wrt fall 2014 social media assignment: blogging

Assignment Overview

This semester we will be creating a collaborative blog using WordPress dedicated to the visual rhetoric and multi-modal composition-related issues that we discuss and read about in class. The blog will be shared by students in sections 2 and 3 of WRT. The goal of the blog will be to present informed, insightful, curious, authoritative, and in-depth multi-modal posts on these issues, much as former students have done here at Rowan at Let’s Get Visual, Visual!, Textual Arousal, Raiders of the Lost Architecture, Rummage This, and Don’t Worry, Be Mappy, and students at the University of Texas at Austin have done with Viz.

It is assumed that you are familiar with blogging because it is assumed that you have taken or are enrolled in Introduction to Writing Arts. If you are not familiar with blogging, please see “What is a Blog?” by Jill Walker-Rettberg, which is available on the Readings page.

Assignment Specifics

Starting Week 3 and over 10 weeks during the semester, two or more students per week will serve as the blog’s Weekly Blogger.

Each weekly blogger will compose TWO blog posts each:

  • 1 post that discusses, challenges, problematizes a reading from that week in depth (due by Tuesday of that week)
  • 1 post that is informed by a tweets from the #wrtuesday portion of the Twitter assignment (due by Thursday of that week)
    • in your post, be sure to embed the tweet and contextualize your discussion

The posts should be posted during the week before or just after the Tuesday class meeting for that week. Your posts should have alphabetic and visual texts and should be at least 750 words long. They should include links to various related places. They should be written with the tone of someone thoroughly engaged in the subject-matter and is learning more about it. All posts should have at least 5 meaningful tags and be located into at least 1 of the following categories: semiotics, photography, remix, mashup, social media, and comics (or any other that you think appropriate).

(Update 9/8/14) Posts will need to be informed, insightful, curious, authoritative, and in-depth, and very well written. Quote from and reference the readings. But, write for a global audience who may not know anything about the course (because anyone anywhere in the world will be able to see your post). They do not need to be wholly serious; one of the great things about blog posts is that they can include funny material, like video and meme images, that help a more serious point.

Each post will need to have features that are important to blogs and blog readers: links whenever having one would make a meaningful connection, images, video, tags, categories, and so on. Write with the tone of exploration but with the confidence of an expert, not just a student learning something new in class. Rather, a writer thinking through new ideas on important subjects. For an example of the kind post I’m looking for, see: Participatory Learning and the Death of the Lectern, Blurring Lines: Understanding Extratexual Discourse within Fandom, and What Would Batman Buy for Christmas?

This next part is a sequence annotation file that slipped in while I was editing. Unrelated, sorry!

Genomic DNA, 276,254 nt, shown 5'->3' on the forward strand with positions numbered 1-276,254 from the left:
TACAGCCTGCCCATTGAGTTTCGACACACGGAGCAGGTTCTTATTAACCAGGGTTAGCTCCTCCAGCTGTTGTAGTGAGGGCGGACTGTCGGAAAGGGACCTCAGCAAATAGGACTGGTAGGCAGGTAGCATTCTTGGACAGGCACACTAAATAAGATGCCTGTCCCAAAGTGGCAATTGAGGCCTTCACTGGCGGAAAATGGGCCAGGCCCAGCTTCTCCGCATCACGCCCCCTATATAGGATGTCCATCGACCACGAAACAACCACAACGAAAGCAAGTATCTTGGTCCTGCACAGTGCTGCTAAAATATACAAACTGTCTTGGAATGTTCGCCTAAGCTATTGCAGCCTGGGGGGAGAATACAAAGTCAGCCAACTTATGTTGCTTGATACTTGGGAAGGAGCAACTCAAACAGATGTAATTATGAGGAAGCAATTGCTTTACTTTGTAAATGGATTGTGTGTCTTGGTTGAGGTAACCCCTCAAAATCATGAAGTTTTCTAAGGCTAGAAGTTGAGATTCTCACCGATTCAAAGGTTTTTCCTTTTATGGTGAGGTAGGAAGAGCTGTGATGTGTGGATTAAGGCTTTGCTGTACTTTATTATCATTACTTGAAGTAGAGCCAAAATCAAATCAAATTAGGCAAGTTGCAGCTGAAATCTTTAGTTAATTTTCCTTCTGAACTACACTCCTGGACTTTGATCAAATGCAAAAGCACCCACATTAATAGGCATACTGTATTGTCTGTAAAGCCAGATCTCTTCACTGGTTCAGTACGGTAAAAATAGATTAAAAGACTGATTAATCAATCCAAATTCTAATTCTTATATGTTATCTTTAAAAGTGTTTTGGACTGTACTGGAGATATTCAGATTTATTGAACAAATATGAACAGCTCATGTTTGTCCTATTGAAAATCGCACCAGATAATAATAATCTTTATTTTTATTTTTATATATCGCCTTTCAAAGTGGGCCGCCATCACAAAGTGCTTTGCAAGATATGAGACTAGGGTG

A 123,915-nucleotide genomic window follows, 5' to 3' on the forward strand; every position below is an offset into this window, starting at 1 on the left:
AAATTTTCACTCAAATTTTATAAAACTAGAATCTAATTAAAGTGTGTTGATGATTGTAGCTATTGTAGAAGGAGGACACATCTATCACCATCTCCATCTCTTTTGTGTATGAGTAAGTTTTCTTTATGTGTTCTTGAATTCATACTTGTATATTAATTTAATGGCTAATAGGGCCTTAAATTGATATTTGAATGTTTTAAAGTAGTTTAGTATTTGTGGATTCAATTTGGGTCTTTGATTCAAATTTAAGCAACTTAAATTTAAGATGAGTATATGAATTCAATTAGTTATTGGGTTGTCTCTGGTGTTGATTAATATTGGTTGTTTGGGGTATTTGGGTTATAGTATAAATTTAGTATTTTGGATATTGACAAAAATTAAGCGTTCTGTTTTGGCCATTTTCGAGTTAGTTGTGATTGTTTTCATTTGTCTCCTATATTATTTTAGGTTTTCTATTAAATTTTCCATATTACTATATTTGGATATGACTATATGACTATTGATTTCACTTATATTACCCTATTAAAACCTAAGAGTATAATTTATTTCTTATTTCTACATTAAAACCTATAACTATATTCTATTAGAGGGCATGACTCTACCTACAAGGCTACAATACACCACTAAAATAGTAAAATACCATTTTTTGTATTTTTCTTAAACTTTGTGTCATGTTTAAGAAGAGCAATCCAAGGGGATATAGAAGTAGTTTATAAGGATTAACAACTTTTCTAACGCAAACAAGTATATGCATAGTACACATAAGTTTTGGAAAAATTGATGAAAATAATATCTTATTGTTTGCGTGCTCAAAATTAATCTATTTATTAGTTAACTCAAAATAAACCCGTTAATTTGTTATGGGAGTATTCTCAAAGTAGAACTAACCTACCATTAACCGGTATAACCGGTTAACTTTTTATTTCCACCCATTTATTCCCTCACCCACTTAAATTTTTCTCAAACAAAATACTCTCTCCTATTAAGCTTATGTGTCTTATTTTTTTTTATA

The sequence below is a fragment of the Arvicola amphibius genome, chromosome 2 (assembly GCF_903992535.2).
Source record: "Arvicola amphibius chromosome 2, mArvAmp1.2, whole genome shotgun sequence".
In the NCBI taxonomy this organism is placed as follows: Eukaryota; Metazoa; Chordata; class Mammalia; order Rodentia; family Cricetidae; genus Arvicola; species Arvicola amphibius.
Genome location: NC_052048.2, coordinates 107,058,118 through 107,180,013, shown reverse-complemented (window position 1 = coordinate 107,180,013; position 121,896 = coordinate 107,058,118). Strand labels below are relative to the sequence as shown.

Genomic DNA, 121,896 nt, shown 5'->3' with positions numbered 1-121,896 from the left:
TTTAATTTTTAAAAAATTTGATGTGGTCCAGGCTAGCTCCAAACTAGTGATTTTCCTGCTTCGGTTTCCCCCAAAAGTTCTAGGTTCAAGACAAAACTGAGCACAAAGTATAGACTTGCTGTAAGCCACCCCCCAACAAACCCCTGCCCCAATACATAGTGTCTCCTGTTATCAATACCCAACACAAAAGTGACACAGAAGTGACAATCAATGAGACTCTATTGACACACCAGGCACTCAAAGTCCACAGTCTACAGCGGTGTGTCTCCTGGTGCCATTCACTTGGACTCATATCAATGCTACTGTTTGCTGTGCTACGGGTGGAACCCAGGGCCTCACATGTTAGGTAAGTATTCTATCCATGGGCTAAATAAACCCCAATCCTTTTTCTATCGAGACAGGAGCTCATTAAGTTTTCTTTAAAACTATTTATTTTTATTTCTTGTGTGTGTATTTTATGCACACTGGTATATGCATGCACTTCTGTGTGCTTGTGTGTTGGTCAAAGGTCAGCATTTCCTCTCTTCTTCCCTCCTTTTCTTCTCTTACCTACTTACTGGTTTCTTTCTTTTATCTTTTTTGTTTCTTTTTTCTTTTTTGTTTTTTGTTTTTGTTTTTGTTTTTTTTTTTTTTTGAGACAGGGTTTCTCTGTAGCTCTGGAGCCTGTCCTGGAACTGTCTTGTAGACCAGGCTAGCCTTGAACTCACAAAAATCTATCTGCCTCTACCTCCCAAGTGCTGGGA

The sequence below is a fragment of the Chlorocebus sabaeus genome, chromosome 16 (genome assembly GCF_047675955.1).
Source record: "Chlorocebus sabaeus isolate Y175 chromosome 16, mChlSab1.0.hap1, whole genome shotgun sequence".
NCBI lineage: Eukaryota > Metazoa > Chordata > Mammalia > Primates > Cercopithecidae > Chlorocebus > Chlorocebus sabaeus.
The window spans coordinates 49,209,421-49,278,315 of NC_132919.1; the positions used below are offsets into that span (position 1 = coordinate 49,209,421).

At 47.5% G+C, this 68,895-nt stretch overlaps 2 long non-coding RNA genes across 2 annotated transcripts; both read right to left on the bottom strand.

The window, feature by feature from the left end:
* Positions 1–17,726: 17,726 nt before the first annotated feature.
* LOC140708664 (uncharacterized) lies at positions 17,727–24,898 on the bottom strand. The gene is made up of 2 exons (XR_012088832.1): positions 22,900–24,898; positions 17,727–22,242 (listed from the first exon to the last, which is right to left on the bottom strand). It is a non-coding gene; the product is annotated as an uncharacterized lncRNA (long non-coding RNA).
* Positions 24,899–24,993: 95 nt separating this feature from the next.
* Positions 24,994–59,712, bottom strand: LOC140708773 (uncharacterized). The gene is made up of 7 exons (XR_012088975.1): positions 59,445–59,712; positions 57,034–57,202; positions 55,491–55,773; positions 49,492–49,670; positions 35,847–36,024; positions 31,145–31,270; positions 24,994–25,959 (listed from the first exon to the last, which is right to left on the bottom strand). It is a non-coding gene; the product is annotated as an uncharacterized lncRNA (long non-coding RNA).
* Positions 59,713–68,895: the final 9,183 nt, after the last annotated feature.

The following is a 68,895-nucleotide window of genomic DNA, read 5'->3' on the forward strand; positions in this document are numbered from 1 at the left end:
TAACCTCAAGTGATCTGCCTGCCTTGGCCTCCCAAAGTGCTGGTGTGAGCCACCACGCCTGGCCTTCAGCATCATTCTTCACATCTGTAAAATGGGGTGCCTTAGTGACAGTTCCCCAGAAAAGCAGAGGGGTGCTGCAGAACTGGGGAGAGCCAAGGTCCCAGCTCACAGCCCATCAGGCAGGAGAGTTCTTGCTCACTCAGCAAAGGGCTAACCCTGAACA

When determining if you can use an image in your post, use the following flow chart (see a larger version):

The goal of these posts is to start discussions with your classmates and outside readers outside of class about the course topics. As such, try to write them in a way that encourages open discussion. Consider them important essays for the course. They will be assessed in terms of how well they start discussion, how well the ideas from the course texts are incorporated (yes, quote and paraphrase), how well they incorporate multimedia (images, videos, and so on), and how well they show you thinking critically about the issues you discuss.

During the weeks when students are NOT the Weekly Blogger, they are required to:

  • reply to 2 posts in a way that pushes the conversation forward and makes reference to the class readings or things discussed in class
  • each reply should be at least 100 words long

See the course schedule for who the blogger is for each week.

WordPress has a very good Support page, and I encourage you to spend some time with it, especially the sections for Getting Started, Creating Content, Manage My Profile, and Customize My Site. Please check these areas before emailing BW with questions.

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